In a follow up paper he has more data and detail: http://www.aes.org/e-lib/browse.cfm?elib=7948

View attachment 30085


View attachment 30084

As you see, these are at normal listening position in the hall as opposed to close to orchestra.
Well I have only rarely measured 120dB+ peaks, but this completely ignores the point that the LOWEST level one ever needs to RECORD is NEVER 0dB.
This absurdity gets repeated from time to time and I find it irritating, as I am sure you can guess :). Anybody who has made recordings knows the idea of needing a 120dB dynamic range in real music conditions is ridiculous.
 

Wombat

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#35
The title of this thread appears to be an oxymoron.
 

JJB70

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#37
It's very easy to get sucked in by Paul Mcgowan's affable and avuncular persona and see him as a thoroughly splendid chap. However, reflect on what he is doing, in this video as with most of his others he is persuading the gullible and true believers to continue spending money on stuff that they don't need based on false premises and which in many cases is outright snake oil. Maybe he believes some of it himself but I credit him with greater intelligence than to swallow a lot of the nonsense he peddles.
 

LTig

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#38
I have quoted a few times before. Here it is again from Journal of AES: http://www.aes.org/e-lib/browse.cfm?elib=3829
[..]
In a follow up paper he has more data and detail: http://www.aes.org/e-lib/browse.cfm?elib=7948
[..]
As you see, these are at normal listening position in the hall as opposed to close to orchestra.
I don't dispute the maximum sound level, but I'm not convinced that it really requires 120 dB dynamic range to catch everything, neither for rock nor for classical.
  • What is the lowest sound level in very quiet studio when no one moves at all? 25 dB SPL?
  • What's the noise a musician like e.g.a violinist makes when he plays his instrument? Does it makes sense to record this noise levels?
  • If someone owns speakers which can handle this dynamic range - does he really wants to destroy his ears while listening at the original sound level?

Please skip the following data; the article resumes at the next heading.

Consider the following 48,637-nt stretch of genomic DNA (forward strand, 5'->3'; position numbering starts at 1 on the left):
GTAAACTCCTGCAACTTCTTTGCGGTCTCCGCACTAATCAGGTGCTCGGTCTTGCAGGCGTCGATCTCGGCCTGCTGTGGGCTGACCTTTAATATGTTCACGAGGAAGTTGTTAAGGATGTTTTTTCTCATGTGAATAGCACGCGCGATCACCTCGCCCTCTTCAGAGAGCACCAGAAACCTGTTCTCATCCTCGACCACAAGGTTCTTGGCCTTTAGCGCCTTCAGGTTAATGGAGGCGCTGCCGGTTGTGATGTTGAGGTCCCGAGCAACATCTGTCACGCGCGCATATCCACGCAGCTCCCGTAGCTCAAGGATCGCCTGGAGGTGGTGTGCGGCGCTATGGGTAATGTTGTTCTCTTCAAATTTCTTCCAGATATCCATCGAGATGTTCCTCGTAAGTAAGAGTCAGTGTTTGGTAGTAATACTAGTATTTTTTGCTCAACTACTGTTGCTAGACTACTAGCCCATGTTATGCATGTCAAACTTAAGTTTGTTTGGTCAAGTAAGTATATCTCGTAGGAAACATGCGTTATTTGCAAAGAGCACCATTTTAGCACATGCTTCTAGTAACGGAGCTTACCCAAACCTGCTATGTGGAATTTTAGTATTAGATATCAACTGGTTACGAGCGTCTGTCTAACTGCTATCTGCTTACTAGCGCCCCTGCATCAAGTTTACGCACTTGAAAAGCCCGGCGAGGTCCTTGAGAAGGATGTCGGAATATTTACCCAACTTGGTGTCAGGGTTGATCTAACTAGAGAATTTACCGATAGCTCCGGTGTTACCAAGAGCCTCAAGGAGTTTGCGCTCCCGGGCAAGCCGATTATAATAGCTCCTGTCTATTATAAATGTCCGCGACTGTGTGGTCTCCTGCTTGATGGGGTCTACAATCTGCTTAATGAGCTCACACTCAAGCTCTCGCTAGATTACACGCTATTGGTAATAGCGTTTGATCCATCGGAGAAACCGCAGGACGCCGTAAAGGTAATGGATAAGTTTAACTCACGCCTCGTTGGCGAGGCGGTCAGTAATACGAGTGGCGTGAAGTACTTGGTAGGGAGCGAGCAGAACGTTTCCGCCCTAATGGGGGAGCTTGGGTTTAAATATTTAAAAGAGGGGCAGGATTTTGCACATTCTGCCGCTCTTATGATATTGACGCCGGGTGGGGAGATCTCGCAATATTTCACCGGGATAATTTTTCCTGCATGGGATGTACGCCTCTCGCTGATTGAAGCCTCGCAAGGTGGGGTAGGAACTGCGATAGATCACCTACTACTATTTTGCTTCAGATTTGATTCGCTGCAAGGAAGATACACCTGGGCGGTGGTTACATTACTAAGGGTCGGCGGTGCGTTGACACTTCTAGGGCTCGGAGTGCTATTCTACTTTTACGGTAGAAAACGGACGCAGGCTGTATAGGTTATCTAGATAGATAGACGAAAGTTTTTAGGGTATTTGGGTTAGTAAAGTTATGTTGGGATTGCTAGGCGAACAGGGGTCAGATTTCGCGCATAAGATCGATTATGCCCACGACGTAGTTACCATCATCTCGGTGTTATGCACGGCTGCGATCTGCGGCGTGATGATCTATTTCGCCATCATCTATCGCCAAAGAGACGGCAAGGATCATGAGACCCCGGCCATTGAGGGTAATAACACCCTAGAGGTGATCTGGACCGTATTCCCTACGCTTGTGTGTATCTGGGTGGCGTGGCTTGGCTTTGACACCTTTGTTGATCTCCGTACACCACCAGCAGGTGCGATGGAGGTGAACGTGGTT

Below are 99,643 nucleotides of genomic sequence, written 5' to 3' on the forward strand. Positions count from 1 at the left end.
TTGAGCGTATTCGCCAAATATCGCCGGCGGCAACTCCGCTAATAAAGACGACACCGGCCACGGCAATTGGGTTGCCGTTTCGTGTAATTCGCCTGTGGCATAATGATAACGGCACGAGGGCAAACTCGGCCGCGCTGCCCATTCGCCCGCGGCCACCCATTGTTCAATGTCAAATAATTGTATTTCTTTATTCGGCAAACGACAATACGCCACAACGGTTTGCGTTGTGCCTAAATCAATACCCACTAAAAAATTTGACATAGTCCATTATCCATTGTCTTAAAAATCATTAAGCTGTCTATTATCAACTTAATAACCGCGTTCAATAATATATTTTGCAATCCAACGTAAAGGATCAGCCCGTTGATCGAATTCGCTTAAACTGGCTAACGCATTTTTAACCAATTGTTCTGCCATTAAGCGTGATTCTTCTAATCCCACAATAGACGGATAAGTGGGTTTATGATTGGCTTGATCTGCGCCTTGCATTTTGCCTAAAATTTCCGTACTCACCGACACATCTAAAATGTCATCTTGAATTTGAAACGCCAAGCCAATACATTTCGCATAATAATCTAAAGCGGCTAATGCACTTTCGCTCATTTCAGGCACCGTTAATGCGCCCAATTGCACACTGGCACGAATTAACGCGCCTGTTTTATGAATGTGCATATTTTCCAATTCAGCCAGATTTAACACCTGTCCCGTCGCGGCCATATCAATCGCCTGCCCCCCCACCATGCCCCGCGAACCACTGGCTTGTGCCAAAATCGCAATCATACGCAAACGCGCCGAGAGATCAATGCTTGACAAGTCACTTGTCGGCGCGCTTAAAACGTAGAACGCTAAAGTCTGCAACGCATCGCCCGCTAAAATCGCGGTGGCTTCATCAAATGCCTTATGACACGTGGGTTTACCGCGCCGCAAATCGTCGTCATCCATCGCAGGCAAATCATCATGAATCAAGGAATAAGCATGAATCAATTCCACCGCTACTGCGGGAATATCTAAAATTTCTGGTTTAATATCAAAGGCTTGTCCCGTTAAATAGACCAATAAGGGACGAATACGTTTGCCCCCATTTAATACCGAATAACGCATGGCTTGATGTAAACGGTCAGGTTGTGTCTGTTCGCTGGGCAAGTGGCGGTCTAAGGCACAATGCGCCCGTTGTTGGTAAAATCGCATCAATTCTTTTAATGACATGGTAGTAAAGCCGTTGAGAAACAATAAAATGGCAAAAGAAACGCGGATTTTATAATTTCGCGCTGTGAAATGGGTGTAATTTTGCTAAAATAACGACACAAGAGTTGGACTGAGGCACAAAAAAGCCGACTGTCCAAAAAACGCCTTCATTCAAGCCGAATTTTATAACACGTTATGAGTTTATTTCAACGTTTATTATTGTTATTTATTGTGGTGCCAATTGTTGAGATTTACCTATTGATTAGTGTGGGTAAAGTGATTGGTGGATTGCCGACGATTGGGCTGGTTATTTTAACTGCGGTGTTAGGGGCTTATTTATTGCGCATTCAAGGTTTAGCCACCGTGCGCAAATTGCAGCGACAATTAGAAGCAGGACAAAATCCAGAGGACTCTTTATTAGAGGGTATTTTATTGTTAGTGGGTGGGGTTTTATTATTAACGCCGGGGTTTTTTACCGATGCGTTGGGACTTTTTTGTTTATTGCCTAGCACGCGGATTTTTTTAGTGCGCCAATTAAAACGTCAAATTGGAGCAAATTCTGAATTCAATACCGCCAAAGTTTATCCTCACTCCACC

Dialectic

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#39
I sure am glad ol' Uncle Paul is back with a video to pull more nonsensical statements out of his ass. I cannot imagine being the type of person to whom his ol' country salesman style appeals.

Do old audiophiles trust his down-home style? Do they break (corn)bread with him at Cracker Barrel and talk about power conditioners?

I'm sure his memoir is one heckuva read. I was actually entertained by the downhill trajectory in his little gallery of glory wall photos, visible if you scroll down: Elton John, Cat Stevens, Arnie Nudell, Harry Pearson, Herb Reichert, and so on.

[Signed by the embarrassed former owner of some Genesis loudspeakers that broke, with no replacement parts available from Genesis or anywhere else. Fortunately, Genesis speakers are sought after in China, and a guy from Flushing drove to my apartment with a wad of $100s to buy them off of me to ship to China for spares. I was briefly worried that the cash was counterfeit, but I deposited it at the bank without incident.]
 
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#40
Yet people like Paul McGowan and plenty of others continue to push the idea that you need expensive DACs and that it is some sort of innovative tech at the cutting edge, odd.
Nearly all audiophiles have thing line of thinking that expensive must mean good, Get very angry at the thought you can get good sound for under $500. I ditched one IEM reviewer because he such a asshole about sharing that same ignorant opinion and fans are even worse, since they hounded me when brought up EQ fixing issues in a IEM's FR like kids or that multi driver IEM's are just scam started by Shure/Westone and CIEM makers.